English uses "I'm sorry" to both mean "my apologies" (implying guilt, or that you've done something to cause it) and "that's unfortunate" (no guilt implied, like you'd say when you're consoling somebody) and it doesn't make the distinction between the two situations. When I respond to a person who has just shared unfortunate news by saying "I'm sorry", people tend to reply to me with "it's okay" when it's obviously okay (as I didn't contribute to their situation), but it's also odd that it's like I'm asking them to comfort me when they're the one with the situation and I've tried to express sympathy but it feels like it minimizes my acknowledgement and makes it about me rather than them.
Is there a different word/phrase that can be used in place of "I'm sorry" when somebody shares unfortunate news, but that avoids the implication of guilt or the reflexive "it's okay" response?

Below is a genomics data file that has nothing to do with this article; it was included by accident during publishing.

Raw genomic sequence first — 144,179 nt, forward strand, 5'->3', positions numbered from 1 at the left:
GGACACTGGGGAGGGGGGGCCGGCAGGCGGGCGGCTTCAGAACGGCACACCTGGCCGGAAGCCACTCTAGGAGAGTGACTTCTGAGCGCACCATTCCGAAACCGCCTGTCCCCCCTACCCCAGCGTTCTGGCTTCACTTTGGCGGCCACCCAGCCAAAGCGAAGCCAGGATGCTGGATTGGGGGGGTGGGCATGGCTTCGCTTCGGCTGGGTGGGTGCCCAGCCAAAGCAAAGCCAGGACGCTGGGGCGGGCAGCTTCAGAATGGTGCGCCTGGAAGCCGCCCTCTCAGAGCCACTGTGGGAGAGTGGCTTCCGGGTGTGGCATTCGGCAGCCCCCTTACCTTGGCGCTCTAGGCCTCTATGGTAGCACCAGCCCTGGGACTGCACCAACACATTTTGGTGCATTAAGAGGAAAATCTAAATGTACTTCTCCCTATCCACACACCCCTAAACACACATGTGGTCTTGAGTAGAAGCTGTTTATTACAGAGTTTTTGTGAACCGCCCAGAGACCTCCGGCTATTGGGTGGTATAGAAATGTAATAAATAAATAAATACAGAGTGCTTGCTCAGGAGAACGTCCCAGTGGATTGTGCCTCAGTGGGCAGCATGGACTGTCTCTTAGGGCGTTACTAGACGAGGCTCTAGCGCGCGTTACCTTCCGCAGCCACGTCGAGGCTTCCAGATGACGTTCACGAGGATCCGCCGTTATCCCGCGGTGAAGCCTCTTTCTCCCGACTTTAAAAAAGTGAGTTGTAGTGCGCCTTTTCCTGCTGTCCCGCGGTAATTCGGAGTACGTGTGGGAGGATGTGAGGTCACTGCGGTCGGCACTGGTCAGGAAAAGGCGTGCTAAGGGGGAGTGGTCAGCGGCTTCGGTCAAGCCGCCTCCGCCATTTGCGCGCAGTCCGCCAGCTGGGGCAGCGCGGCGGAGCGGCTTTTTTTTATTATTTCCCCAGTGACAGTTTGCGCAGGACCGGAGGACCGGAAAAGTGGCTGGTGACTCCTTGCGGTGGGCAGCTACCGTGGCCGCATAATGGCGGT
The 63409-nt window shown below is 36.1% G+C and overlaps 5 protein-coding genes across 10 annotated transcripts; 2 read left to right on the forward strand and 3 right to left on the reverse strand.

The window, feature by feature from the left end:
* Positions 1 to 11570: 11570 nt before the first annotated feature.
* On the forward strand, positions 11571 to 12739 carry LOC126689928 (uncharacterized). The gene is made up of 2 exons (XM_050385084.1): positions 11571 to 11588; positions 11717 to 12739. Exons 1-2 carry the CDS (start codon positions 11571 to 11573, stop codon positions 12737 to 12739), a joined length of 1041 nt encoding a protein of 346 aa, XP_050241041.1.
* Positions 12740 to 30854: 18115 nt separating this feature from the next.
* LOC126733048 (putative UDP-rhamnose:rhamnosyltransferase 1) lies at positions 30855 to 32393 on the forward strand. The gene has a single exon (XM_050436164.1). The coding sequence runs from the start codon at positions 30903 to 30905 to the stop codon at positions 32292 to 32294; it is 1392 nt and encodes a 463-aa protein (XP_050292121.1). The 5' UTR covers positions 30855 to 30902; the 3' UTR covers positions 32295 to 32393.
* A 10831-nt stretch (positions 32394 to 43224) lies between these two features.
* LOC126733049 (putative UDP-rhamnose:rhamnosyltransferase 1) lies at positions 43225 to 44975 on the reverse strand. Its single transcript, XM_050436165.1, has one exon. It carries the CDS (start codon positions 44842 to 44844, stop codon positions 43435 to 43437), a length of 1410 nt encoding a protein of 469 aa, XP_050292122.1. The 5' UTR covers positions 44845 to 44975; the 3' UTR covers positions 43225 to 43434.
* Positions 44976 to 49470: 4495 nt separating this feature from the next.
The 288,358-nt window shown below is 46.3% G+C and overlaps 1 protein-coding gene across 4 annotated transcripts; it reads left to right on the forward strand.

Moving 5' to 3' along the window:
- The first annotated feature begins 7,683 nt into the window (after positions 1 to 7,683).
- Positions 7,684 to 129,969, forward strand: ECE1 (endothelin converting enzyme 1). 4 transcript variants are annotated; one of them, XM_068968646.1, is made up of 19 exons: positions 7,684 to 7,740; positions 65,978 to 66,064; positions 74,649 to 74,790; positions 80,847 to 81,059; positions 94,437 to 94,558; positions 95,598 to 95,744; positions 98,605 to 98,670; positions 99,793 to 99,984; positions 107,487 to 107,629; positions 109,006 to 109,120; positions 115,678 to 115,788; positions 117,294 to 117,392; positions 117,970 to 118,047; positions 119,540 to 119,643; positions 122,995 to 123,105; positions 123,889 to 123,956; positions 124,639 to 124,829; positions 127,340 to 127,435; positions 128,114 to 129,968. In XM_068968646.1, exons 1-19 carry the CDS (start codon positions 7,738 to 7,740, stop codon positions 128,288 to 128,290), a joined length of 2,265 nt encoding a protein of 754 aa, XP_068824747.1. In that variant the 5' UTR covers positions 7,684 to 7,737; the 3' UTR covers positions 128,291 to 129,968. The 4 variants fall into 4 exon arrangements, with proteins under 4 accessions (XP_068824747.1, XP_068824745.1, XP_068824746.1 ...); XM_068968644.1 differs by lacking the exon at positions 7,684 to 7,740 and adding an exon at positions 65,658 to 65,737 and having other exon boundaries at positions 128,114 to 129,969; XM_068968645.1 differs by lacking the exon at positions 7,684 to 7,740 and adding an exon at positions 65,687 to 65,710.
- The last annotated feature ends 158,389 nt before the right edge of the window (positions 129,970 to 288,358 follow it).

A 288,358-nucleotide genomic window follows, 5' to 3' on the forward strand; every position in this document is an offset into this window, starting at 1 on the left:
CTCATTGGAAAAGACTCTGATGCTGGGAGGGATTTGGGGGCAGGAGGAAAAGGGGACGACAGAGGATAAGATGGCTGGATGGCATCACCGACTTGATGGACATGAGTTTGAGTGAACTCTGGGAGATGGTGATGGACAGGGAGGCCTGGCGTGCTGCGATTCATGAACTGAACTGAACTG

I found another question asking something similar (Is there a word similar to "condolences" that doesn't involve death?), but it's about "condolences" specifically - while I've thought that word would work in this situation, I also agree that it's death-centric and doesn't apply generally (maybe it's the best choice and should apply, but changing that will take a while). That question is also 10 years old and I'm wondering if there's any new thought since then on a better phrase to use here.